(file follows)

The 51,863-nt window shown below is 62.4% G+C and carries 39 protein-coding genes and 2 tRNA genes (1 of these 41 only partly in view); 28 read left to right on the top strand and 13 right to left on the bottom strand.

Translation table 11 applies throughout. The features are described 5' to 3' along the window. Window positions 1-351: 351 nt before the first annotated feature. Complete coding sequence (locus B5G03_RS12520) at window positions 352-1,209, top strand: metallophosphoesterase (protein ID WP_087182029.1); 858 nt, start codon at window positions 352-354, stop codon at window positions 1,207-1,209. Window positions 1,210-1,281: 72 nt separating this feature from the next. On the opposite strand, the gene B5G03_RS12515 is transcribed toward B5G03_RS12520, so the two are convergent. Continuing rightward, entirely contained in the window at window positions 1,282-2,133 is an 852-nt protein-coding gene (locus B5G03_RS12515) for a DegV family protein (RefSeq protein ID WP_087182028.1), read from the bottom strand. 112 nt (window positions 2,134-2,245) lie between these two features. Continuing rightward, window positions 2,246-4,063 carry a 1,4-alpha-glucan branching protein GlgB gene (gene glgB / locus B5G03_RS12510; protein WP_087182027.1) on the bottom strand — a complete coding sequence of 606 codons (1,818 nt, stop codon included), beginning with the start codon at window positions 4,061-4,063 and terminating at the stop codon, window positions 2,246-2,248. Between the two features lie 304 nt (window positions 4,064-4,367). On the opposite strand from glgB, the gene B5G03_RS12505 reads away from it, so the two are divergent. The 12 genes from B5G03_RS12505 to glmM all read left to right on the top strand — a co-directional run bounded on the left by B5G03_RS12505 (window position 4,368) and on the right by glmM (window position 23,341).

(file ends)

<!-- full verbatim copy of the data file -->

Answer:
The 51,863-nt window shown below is 62.4% G+C and carries 39 protein-coding genes and 2 tRNA genes (1 of these 41 only partly in view); 28 read left to right on the top strand and 13 right to left on the bottom strand.

Translation table 11 applies throughout. The features are described 5' to 3' along the window. Window positions 1-351: 351 nt before the first annotated feature. Complete coding sequence (locus B5G03_RS12520) at window positions 352-1,209, top strand: metallophosphoesterase (protein ID WP_087182029.1); 858 nt, start codon at window positions 352-354, stop codon at window positions 1,207-1,209. Window positions 1,210-1,281: 72 nt separating this feature from the next. On the opposite strand, the gene B5G03_RS12515 is transcribed toward B5G03_RS12520, so the two are convergent. Continuing rightward, entirely contained in the window at window positions 1,282-2,133 is an 852-nt protein-coding gene (locus B5G03_RS12515) for a DegV family protein (RefSeq protein ID WP_087182028.1), read from the bottom strand. 112 nt (window positions 2,134-2,245) lie between these two features. Continuing rightward, window positions 2,246-4,063 carry a 1,4-alpha-glucan branching protein GlgB gene (gene glgB / locus B5G03_RS12510; protein WP_087182027.1) on the bottom strand — a complete coding sequence of 606 codons (1,818 nt, stop codon included), beginning with the start codon at window positions 4,061-4,063 and terminating at the stop codon, window positions 2,246-2,248. Between the two features lie 304 nt (window positions 4,064-4,367). On the opposite strand from glgB, the gene B5G03_RS12505 reads away from it, so the two are divergent. The 12 genes from B5G03_RS12505 to glmM all read left to right on the top strand — a co-directional run bounded on the left by B5G03_RS12505 (window position 4,368) and on the right by glmM (window position 23,341).